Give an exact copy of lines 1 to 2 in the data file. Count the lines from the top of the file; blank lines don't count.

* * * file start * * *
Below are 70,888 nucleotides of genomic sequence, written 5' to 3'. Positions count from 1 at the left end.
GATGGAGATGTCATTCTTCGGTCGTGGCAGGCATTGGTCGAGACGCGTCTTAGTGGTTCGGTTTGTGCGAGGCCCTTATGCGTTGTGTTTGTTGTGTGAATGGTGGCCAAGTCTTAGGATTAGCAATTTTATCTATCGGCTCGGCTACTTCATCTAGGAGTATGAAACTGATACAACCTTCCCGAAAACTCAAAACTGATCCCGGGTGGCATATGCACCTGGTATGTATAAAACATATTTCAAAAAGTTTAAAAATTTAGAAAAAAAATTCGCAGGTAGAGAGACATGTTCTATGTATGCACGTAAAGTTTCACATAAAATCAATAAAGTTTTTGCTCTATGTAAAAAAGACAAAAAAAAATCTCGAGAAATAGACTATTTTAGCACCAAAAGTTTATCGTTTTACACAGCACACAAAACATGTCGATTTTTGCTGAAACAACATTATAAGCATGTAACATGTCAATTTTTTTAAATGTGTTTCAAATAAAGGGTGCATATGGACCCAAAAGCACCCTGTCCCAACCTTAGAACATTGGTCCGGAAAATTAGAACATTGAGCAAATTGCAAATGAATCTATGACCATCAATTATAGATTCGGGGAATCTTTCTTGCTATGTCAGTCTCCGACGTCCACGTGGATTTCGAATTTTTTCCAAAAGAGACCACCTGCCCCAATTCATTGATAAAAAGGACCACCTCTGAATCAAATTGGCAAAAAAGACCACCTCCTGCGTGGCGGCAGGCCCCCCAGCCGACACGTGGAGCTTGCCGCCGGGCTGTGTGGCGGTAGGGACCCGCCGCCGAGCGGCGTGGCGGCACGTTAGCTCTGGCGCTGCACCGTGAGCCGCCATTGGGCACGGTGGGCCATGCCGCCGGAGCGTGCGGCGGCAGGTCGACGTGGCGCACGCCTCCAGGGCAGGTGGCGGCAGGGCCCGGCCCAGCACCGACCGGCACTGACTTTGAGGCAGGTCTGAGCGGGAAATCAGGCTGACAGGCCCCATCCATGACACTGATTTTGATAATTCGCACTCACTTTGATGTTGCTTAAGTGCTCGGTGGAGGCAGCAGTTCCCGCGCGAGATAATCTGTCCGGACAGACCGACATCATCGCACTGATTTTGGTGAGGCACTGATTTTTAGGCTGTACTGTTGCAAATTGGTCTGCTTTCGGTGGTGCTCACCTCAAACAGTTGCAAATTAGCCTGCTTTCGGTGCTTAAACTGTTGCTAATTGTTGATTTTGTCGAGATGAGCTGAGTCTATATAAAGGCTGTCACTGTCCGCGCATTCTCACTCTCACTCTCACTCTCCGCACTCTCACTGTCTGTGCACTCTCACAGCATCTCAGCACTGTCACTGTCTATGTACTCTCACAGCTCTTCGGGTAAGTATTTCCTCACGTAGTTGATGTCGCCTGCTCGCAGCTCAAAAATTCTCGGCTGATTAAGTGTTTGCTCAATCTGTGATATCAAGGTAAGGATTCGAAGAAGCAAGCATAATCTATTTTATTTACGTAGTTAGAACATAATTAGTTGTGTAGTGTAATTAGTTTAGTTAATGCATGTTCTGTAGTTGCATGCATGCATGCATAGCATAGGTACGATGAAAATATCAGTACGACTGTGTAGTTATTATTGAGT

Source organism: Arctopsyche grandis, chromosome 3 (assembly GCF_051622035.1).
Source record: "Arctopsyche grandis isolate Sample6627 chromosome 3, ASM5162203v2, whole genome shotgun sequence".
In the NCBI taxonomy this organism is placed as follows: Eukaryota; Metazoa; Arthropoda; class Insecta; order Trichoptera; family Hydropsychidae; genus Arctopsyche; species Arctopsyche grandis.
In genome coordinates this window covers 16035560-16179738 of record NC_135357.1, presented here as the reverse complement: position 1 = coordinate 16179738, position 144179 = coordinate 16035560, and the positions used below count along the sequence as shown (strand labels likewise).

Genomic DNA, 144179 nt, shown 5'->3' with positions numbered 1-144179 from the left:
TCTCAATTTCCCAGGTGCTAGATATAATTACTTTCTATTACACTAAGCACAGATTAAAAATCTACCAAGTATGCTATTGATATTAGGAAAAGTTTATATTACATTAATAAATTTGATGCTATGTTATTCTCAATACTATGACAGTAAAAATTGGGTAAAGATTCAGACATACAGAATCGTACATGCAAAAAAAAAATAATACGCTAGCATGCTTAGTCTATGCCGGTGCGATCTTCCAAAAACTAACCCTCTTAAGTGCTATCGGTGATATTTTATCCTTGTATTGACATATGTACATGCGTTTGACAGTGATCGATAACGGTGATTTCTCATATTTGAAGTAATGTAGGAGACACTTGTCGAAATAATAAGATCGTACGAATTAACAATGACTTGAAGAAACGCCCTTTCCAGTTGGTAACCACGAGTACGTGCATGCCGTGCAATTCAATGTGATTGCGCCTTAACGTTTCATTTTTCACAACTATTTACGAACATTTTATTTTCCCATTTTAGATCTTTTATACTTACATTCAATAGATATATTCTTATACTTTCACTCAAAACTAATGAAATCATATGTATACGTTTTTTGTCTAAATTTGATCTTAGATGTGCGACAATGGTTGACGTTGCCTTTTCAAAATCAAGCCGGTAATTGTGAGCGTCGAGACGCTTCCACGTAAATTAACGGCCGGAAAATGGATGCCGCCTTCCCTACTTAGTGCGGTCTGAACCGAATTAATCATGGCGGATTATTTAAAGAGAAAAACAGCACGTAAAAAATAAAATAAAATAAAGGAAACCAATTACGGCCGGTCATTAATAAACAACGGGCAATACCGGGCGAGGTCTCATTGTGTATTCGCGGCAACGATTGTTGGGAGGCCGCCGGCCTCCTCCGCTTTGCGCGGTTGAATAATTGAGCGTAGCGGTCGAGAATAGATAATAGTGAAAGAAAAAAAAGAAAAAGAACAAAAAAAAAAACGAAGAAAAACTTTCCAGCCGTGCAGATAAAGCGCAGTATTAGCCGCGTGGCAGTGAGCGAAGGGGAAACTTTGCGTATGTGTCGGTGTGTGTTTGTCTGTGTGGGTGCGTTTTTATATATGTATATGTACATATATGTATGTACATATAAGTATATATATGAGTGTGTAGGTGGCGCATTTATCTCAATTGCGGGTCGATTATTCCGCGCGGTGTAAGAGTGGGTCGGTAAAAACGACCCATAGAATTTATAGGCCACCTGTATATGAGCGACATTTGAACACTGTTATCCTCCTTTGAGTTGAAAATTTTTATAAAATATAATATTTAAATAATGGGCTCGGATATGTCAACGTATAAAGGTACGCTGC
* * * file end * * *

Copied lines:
Below are 70,888 nucleotides of genomic sequence, written 5' to 3'. Positions count from 1 at the left end.
GATGGAGATGTCATTCTTCGGTCGTGGCAGGCATTGGTCGAGACGCGTCTTAGTGGTTCGGTTTGTGCGAGGCCCTTATGCGTTGTGTTTGTTGTGTGAATGGTGGCCAAGTCTTAGGATTAGCAATTTTATCTATCGGCTCGGCTACTTCATCTAGGAGTATGAAACTGATACAACCTTCCCGAAAACTCAAAACTGATCCCGGGTGGCATATGCACCTGGTATGTATAAAACATATTTCAAAAAGTTTAAAAATTTAGAAAAAAAATTCGCAGGTAGAGAGACATGTTCTATGTATGCACGTAAAGTTTCACATAAAATCAATAAAGTTTTTGCTCTATGTAAAAAAGACAAAAAAAAATCTCGAGAAATAGACTATTTTAGCACCAAAAGTTTATCGTTTTACACAGCACACAAAACATGTCGATTTTTGCTGAAACAACATTATAAGCATGTAACATGTCAATTTTTTTAAATGTGTTTCAAATAAAGGGTGCATATGGACCCAAAAGCACCCTGTCCCAACCTTAGAACATTGGTCCGGAAAATTAGAACATTGAGCAAATTGCAAATGAATCTATGACCATCAATTATAGATTCGGGGAATCTTTCTTGCTATGTCAGTCTCCGACGTCCACGTGGATTTCGAATTTTTTCCAAAAGAGACCACCTGCCCCAATTCATTGATAAAAAGGACCACCTCTGAATCAAATTGGCAAAAAAGACCACCTCCTGCGTGGCGGCAGGCCCCCCAGCCGACACGTGGAGCTTGCCGCCGGGCTGTGTGGCGGTAGGGACCCGCCGCCGAGCGGCGTGGCGGCACGTTAGCTCTGGCGCTGCACCGTGAGCCGCCATTGGGCACGGTGGGCCATGCCGCCGGAGCGTGCGGCGGCAGGTCGACGTGGCGCACGCCTCCAGGGCAGGTGGCGGCAGGGCCCGGCCCAGCACCGACCGGCACTGACTTTGAGGCAGGTCTGAGCGGGAAATCAGGCTGACAGGCCCCATCCATGACACTGATTTTGATAATTCGCACTCACTTTGATGTTGCTTAAGTGCTCGGTGGAGGCAGCAGTTCCCGCGCGAGATAATCTGTCCGGACAGACCGACATCATCGCACTGATTTTGGTGAGGCACTGATTTTTAGGCTGTACTGTTGCAAATTGGTCTGCTTTCGGTGGTGCTCACCTCAAACAGTTGCAAATTAGCCTGCTTTCGGTGCTTAAACTGTTGCTAATTGTTGATTTTGTCGAGATGAGCTGAGTCTATATAAAGGCTGTCACTGTCCGCGCATTCTCACTCTCACTCTCACTCTCCGCACTCTCACTGTCTGTGCACTCTCACAGCATCTCAGCACTGTCACTGTCTATGTACTCTCACAGCTCTTCGGGTAAGTATTTCCTCACGTAGTTGATGTCGCCTGCTCGCAGCTCAAAAATTCTCGGCTGATTAAGTGTTTGCTCAATCTGTGATATCAAGGTAAGGATTCGAAGAAGCAAGCATAATCTATTTTATTTACGTAGTTAGAACATAATTAGTTGTGTAGTGTAATTAGTTTAGTTAATGCATGTTCTGTAGTTGCATGCATGCATGCATAGCATAGGTACGATGAAAATATCAGTACGACTGTGTAGTTATTATTGAGT